However, in October, the Visegrád Group received President Abdel Fattah el-Sisi and its four leaders vehemently supported the sale of border protection technology to Egypt, saying their own borders were being pressured by illegal immigration in a way worse than in 2015 and vowing to advocate Egypt in the European Union. They also criticized tying economic assistance to preconditions.
“The security of Berlin begins not at the suburbs of Berlin; the security of Paris begins not at the French-German border. The security of Brussels begins not at the suburbs of Brussels, but at the Serbian-Hungarian border, and in a wider context it begins in Egypt, at the country’s land and sea borders,” Hungarian Prime Minister Viktor Orbán said in a press conference with Sisi.
“Egypt not only needs its border controls reinforced, but the country’s economy should also be stabilized so that local youth are offered opportunities of a good life,” Orbán said, adding that this is also in Europe’s interest.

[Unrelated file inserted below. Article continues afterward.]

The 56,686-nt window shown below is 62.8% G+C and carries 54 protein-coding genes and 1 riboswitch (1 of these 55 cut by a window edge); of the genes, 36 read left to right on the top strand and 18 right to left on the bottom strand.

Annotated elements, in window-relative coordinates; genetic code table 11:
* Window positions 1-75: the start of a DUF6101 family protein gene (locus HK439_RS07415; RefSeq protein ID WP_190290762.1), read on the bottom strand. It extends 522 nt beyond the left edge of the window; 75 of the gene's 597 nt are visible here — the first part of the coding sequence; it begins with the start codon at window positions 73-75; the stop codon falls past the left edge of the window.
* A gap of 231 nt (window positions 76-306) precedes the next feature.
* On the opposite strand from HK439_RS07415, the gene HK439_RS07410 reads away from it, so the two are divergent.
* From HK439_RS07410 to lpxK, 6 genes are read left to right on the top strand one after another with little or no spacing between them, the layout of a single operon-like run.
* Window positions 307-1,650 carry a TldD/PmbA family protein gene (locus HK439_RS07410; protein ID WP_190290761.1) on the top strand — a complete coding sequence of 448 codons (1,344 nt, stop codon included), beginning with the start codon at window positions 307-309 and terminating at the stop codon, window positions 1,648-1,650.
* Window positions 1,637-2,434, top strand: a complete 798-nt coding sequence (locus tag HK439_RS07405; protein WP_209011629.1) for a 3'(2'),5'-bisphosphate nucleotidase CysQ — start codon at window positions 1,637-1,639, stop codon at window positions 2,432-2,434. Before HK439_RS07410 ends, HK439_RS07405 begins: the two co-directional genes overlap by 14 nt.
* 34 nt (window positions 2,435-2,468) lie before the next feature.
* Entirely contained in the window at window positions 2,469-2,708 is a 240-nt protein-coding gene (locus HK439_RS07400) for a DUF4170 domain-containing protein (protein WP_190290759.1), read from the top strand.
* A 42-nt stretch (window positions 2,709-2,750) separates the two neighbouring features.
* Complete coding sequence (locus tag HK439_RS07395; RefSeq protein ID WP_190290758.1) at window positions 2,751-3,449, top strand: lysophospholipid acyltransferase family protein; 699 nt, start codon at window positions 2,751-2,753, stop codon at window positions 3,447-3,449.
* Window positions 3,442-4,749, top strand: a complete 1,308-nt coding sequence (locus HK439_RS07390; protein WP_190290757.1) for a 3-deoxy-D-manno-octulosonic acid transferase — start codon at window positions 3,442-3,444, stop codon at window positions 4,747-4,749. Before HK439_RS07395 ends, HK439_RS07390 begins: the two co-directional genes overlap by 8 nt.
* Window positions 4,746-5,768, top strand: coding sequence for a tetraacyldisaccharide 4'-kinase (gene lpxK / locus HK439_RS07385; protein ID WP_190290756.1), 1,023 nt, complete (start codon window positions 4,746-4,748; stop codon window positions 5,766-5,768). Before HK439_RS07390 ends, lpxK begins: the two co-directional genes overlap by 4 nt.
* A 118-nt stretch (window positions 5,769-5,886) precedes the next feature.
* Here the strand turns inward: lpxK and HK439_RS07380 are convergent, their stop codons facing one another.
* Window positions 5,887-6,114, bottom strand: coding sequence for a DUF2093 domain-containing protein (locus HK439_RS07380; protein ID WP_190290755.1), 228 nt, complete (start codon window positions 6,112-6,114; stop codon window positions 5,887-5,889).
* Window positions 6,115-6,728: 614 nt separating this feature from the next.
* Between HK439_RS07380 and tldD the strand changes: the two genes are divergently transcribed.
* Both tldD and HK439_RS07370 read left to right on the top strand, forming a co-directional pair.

For almost a decade, Egypt has reiterated in international forums that human rights include economic and social rights, as well as access to education, health, and cultural venues, and other living standards. But Baerbock insisted on Saturday “there is no distinction bet human rights and security and economic development; both rely on each other.”
Shoukry went on to say that ultimately, this group of human rights should create a regular “track of advancement and a balance between rights and duties in a way that benefits the interests of the Egyptian people, which is how success is evaluated.”
Leave a Comment